KANSAS CITY, Mo. -- The battle of the league's No. 1 scoring offense and the No. 1 defense fizzled at Arrowhead Stadium Sunday with the 5-0 Chiefs rolling to a 30-14 win over the Jacksonville Jaguars, but the win may come at a cost for Kansas City, who lost four players to injuries in the contest.
For head coach Andy Reid, the win proved his team can take a punch from one of the most aggressive teams in the league.
"This is a good football team that was in here," Reid said. "And there's a chance you meet them down the road. They're physical, they're emotional, they're going to come after you, they're going to let you know that they're out there verbally and physically."
The other story for the Chiefs coming out of the game was injuries. Starting right guard Laurent Duvernay-Tardif suffered a fractured fibula and is expected to miss several weeks. Reid indicated, however, the club doesn't consider the injury season-ending. Linebacker Justin Houston (hamstring) and safeties Eric Murray (ankle) and Armani Watts (groin) also exited the game with injuries.
The Chiefs made a concentrated effort to add toughness to their defense in the offseason, and this marked the first time that new attitude showed after four uneven performances starting the season. The defense picked off Jaguars quarterback Blake Bortles four times and forced a fumble while breaking up 12 passes.
"We had turnovers and the game got out of hand," Jaguars head coach Doug Marrone said.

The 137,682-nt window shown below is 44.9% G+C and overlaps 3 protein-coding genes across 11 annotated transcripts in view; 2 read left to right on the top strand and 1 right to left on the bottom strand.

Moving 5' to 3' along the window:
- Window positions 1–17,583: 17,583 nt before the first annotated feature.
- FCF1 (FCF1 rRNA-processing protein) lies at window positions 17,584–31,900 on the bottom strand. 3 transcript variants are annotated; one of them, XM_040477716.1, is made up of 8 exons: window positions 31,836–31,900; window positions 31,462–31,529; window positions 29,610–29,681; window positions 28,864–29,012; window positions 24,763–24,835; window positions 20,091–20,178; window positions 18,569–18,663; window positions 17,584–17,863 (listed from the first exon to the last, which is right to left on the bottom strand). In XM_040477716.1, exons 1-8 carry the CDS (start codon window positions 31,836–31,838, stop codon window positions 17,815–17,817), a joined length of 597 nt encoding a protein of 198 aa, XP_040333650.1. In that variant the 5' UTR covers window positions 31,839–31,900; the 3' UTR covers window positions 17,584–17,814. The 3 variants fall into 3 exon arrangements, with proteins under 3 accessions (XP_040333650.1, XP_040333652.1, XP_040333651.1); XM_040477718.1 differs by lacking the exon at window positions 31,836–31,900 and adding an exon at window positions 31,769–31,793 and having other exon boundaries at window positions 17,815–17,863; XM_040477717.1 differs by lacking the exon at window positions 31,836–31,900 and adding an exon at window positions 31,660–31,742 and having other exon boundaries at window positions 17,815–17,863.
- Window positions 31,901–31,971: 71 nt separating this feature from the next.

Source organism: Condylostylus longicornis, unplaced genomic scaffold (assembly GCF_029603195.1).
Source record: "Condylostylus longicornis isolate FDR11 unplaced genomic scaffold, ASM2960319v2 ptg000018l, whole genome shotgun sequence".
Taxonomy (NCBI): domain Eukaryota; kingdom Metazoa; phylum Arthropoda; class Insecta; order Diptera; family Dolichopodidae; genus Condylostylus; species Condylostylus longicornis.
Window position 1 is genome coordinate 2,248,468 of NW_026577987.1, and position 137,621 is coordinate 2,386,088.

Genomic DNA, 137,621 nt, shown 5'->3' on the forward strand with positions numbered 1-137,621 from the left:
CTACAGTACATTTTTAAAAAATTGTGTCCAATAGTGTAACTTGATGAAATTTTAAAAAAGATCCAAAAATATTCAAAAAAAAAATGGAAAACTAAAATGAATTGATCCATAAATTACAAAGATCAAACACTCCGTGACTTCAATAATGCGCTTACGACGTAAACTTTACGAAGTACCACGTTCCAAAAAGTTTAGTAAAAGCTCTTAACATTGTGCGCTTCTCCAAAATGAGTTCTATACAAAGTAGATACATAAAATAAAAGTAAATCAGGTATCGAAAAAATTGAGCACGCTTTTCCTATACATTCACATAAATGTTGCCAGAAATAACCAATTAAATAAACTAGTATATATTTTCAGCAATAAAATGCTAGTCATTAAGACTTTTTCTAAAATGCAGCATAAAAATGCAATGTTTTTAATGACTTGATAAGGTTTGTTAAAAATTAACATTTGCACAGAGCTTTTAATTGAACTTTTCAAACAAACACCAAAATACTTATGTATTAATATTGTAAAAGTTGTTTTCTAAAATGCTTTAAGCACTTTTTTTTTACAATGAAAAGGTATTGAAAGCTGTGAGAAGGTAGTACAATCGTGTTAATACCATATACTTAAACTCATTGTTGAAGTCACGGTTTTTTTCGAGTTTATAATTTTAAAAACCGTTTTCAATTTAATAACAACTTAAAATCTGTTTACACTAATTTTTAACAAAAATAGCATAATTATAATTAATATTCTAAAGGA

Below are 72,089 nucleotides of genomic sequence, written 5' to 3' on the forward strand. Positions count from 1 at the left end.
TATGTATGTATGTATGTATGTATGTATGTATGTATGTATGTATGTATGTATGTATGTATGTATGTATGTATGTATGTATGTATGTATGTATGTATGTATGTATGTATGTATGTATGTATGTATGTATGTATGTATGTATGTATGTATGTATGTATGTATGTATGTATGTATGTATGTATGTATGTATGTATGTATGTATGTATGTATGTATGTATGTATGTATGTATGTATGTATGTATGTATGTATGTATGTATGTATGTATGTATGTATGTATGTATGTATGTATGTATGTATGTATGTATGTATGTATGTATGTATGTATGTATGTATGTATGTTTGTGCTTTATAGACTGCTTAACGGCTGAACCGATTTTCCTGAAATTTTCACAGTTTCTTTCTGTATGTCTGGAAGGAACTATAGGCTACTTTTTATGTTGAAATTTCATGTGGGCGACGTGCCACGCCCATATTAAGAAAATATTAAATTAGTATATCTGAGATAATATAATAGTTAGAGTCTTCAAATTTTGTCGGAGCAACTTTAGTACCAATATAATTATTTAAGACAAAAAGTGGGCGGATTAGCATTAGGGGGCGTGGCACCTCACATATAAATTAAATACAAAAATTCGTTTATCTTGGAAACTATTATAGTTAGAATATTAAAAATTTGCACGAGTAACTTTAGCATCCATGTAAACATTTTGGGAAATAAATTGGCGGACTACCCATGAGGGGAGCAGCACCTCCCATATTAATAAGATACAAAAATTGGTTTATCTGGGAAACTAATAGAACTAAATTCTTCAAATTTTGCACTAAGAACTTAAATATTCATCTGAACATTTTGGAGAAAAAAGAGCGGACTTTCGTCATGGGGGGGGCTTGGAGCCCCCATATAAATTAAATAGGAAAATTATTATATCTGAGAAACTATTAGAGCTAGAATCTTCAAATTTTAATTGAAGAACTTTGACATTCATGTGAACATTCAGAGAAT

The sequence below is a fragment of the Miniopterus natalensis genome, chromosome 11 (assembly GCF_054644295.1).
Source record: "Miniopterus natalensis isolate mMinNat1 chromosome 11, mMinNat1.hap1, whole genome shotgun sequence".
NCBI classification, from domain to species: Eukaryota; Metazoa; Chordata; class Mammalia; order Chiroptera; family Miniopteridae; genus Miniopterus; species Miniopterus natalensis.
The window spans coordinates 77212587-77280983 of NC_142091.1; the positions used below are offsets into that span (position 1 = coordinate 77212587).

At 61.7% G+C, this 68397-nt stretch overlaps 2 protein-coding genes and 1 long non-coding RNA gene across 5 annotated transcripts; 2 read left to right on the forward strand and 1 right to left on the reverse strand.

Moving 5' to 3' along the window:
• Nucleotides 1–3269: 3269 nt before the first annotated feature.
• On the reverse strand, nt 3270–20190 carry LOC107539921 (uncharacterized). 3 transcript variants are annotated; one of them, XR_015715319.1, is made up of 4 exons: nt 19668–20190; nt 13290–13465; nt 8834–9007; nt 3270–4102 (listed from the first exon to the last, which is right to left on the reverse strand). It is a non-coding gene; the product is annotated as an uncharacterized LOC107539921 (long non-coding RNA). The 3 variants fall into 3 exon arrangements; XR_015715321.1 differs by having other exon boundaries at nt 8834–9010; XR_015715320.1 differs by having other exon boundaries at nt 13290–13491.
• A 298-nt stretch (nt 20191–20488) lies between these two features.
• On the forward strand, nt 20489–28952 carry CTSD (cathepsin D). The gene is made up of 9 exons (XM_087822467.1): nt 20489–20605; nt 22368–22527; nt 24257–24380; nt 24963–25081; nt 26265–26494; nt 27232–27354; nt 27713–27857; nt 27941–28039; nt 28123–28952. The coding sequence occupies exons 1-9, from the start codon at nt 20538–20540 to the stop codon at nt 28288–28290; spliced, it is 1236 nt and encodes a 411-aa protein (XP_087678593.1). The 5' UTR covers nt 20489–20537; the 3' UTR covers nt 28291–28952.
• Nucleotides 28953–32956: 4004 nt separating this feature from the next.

Bortles found himself under duress much of the afternoon as five different Chiefs picked up sacks. The Chiefs delivered 12 other hits on Bortles.
"You can't turn the ball over," said Bortles, who finished the game 33-of-61 passing for 430 yards and a touchdown. "I can't throw four picks. It's hard to win when you turn the ball over."
The toughness the Chiefs strived for manifested itself on offense as well. Quarterback Patrick Mahomes, who entered the week leading the league with 14 touchdown passes, tossed two interceptions with no scores while completing 22-of-38 passes for 313 yards. The turnovers marked the first interceptions on the season for the quarterback.
Reid thought Mahomes answered the question of how he might handle adversity after ripping through the league during the first four games of the season.
"It didn't even faze him, man, he just kept going and kept firing, made some big plays," Reid said. "You're going to throw those when you're a quarterback in the National Football League. How you react to it becomes very important, and I thought he handled that well."
But the defense, unlike recent games, stepped up to bail out the offense when needed. Linebacker Terrance Smith picked up one of the team's five sacks, the first of his three-year career.
"It felt pretty good when you see your hard work pay off," Smith said. "This is what we love to do, make plays in the game. That's why we're here, and it's always a good feeling."
Reid gave credit to defensive coordinator Bob Sutton for building an effective game plan against the Jaguars.
"I thought there was a great game plan," Reid said. "Guys executed, drove on the ball and had pressure on the quarterback for what seemed like the entire time."
The Chiefs' defense allowed an average of 28.8 points through the first four games of the season, struggling at times to deliver consistent performances. Cornerback Kendall Fuller said he felt this effort coming during the team's recent practices.
"The main thing was really our energy, how we were flying around, having fun, making plays," Fuller said. "I think it was definitely coming."
Linebacker Reggie Ragland said the defense needed to grow up. Safety Jordan Lucas, who picked off a Bortles pass filling in after the injuries to Murray and Watts, said they accomplished that goal Sunday.
"It was time for us to grow up and we accepted the challenge," Lucas said.